Friday, January 1, 2010

On the Water






Greetings to all and a Happy New Year,

Do you live in an area where you just can't get close to wildlife or birds. If you are like me the answer is yes. I get really annoyed when I see all these cool bird images that are taken in Florida. If you have ever been to Florida to photograph birds then you would know that there are many, many locations where you can walk right up to birds. I really do mean walk right up to them. I'm not saying it's easy photography but it sure makes it a heck of a lot simpler to do.

Here in Northern California usually the closest I can approach a great blue heron is about a hundred feet. Much closer if I use my car as a blind. But there is another way that you can typically get a lot closer and that is by using a small boat such as a kayak, canoe or small electric boat. A floating blind works really well too . But that is a topic I have covered in a previous blog.
For some reason most birds and wildlife don't typically view things approaching them from the water as a threat. last time I was out in my little electric photo boat I was able to get less that 20 feet away from some otters. Turtles were unafraid of my boat and I was able to get so close that I had to back up the boat as I couldn't focus that close. Western Grebes would nervously swim away when I got to less thirty feet or so. In summary I could get fairly close camera range to most of the wildlife i encountered while out on the water.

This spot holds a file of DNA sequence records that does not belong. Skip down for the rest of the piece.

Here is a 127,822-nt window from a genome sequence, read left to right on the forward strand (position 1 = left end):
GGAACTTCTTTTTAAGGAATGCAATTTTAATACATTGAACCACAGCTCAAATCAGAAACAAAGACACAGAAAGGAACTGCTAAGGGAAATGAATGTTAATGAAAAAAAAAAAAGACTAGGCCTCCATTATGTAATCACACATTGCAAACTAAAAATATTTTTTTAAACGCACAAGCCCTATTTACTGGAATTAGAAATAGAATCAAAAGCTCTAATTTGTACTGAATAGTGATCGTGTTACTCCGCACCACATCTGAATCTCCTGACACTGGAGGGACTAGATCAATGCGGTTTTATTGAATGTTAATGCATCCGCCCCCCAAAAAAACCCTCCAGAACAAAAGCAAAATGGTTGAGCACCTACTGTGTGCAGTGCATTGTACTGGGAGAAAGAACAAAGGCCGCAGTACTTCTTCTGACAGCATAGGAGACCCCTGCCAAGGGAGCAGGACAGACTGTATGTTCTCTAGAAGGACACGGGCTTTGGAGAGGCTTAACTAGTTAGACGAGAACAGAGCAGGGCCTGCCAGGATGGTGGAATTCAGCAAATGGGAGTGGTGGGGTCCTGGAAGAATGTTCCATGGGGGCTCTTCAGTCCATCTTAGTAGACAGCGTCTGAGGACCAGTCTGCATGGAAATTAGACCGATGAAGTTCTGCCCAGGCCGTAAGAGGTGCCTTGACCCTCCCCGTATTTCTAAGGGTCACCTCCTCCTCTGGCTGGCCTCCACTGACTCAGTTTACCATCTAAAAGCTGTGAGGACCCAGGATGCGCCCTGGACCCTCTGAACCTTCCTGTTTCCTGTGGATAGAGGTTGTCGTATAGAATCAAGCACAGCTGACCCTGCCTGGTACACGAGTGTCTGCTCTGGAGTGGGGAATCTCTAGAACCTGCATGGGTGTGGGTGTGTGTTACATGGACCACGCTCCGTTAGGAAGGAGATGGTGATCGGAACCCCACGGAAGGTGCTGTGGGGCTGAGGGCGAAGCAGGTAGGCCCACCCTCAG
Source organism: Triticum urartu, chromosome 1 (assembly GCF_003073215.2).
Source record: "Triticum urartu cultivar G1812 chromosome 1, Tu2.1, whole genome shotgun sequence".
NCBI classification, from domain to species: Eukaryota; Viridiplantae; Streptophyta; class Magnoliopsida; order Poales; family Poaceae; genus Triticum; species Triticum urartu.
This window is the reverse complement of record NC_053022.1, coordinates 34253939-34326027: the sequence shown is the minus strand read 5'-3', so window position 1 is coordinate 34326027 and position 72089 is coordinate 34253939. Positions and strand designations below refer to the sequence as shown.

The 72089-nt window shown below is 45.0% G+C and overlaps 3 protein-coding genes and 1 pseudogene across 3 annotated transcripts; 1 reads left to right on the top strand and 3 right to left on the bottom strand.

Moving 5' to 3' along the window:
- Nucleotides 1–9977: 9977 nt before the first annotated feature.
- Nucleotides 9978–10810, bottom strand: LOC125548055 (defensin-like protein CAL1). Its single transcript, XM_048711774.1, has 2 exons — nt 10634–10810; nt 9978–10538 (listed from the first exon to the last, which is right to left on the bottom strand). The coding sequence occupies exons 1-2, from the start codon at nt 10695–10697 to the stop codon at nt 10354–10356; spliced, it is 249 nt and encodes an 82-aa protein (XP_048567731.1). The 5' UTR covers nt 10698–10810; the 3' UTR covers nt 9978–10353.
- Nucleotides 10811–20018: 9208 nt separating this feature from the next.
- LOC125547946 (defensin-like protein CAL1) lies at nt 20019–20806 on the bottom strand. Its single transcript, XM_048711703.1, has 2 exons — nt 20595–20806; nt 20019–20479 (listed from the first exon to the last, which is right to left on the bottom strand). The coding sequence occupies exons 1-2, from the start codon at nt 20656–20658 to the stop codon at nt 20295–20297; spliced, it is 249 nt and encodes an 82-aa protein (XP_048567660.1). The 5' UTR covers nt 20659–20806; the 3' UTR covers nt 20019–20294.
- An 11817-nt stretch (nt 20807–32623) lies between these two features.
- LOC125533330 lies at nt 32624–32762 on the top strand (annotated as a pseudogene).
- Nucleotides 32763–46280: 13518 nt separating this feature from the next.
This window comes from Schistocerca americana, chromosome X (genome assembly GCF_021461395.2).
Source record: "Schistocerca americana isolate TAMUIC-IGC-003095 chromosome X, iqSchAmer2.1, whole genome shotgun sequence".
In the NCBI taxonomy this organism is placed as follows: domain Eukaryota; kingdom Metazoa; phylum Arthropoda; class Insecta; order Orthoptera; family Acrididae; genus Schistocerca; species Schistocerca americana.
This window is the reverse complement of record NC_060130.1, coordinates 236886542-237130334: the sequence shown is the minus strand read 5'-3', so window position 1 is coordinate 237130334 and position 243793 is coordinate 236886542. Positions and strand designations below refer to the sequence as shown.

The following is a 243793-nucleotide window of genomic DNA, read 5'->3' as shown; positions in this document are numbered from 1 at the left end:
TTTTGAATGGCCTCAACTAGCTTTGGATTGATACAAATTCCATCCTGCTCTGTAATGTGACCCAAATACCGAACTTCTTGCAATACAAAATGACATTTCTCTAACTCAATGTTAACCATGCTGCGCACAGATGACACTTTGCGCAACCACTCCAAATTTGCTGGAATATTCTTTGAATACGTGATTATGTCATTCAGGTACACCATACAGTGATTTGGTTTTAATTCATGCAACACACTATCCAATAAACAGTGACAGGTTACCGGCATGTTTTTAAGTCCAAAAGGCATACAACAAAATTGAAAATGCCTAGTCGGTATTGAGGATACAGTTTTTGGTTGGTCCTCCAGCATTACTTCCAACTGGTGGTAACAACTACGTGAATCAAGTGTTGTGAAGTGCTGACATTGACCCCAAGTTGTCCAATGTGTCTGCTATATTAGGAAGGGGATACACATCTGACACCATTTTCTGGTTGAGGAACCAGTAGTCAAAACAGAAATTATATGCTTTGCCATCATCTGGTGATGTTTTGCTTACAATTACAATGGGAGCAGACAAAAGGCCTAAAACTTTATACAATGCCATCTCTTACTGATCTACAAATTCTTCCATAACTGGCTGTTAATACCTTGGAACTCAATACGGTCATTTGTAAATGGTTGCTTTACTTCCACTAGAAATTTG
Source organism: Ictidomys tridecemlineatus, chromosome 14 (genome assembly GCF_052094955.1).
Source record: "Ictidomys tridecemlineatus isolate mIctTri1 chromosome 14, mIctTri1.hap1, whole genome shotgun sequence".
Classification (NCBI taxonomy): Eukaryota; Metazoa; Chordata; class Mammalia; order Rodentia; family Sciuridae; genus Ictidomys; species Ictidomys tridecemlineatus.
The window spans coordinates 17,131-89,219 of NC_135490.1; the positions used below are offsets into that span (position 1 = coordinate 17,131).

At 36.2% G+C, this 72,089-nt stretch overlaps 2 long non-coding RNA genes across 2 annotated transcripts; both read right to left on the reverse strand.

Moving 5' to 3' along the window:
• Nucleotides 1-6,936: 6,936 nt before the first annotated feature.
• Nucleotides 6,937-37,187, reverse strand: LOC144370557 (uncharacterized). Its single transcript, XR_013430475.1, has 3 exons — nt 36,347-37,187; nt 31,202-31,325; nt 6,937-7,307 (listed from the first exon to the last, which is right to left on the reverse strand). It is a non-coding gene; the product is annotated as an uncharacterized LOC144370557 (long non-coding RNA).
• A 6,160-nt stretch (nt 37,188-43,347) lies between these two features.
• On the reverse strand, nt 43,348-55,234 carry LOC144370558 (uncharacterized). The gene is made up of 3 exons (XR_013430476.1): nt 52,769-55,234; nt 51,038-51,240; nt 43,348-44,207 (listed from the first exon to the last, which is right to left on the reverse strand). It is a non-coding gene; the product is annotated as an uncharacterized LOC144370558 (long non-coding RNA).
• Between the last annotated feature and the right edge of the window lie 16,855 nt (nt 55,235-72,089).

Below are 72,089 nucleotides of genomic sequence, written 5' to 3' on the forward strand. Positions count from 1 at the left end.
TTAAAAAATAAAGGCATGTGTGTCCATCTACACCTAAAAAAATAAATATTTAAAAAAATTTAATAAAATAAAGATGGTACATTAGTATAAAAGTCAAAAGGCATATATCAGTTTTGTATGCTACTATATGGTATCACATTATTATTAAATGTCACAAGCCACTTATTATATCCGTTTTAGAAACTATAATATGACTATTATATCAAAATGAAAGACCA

The simplest approach is get upwind or up current and slowly float into your subject. Keep in mind the lighting direction and keeping all movements to a minimum. Additionally you want to keep your profile low in the boat so as to not skyline yourself and movement seen by your subject. Also since you are photographing on the water it is usually best to keep you camera angle as low to the water as possible. This means bracing yourself on the gunwales of the boat or using a bean bag. Sometimes I use a tripod but for the most part I usually use a bean bag.

When photographing from a boat special care must be used with your valuable camera equipment. I always carry a dry towel to wipe off any paddle splatters or stray water. I never put my camera on the bottom of the boat. Instead I keep it in a small cooler if I am in my photo boat. It is readily available at my feet at a moments notice. If I am in a kayak or a canoe I prefer to use a dry bag or a waterproof case. Personally I prefer a waterproof case over a dry bag just because for me they are easier to access and open as well as keep organized.

Today my wife and I picked up a new kayak. We purchased a Native Watercraft Ultimate 14.5 Tandem. They are one of the most stable kayaks out there and they are great for photographing from. It will be nice over the next year to get out and photograph from it. Previously I have been using a Mendocino Kayak that is very stable. But it is a sit on top and every time i used it I could hardly walk as my back hurt so bad from the seat position. i really wanted a Slo Mo Kayak but I have the needs of my family to consider so a tandem it was. Below are links to both of their sites.

Good luck out there creating images and God bless,

chris

http://www.nativewatercraft.com/

http://www.slomoboats.com/

2 comments:

Cate said...

Chris,
I stumbled upon your blog and love your "On the Water" photos. Where did you take the turtle photos?

Cate
http://www.liquidfusionkayak.com

J. Chris Hansen said...

Cate,
I'm glad you stumbled upon my little blog. The turtle images were taken on Clearlake in Northern California
They are Western Pond turtles just in case you didn't know .

God bless,

chris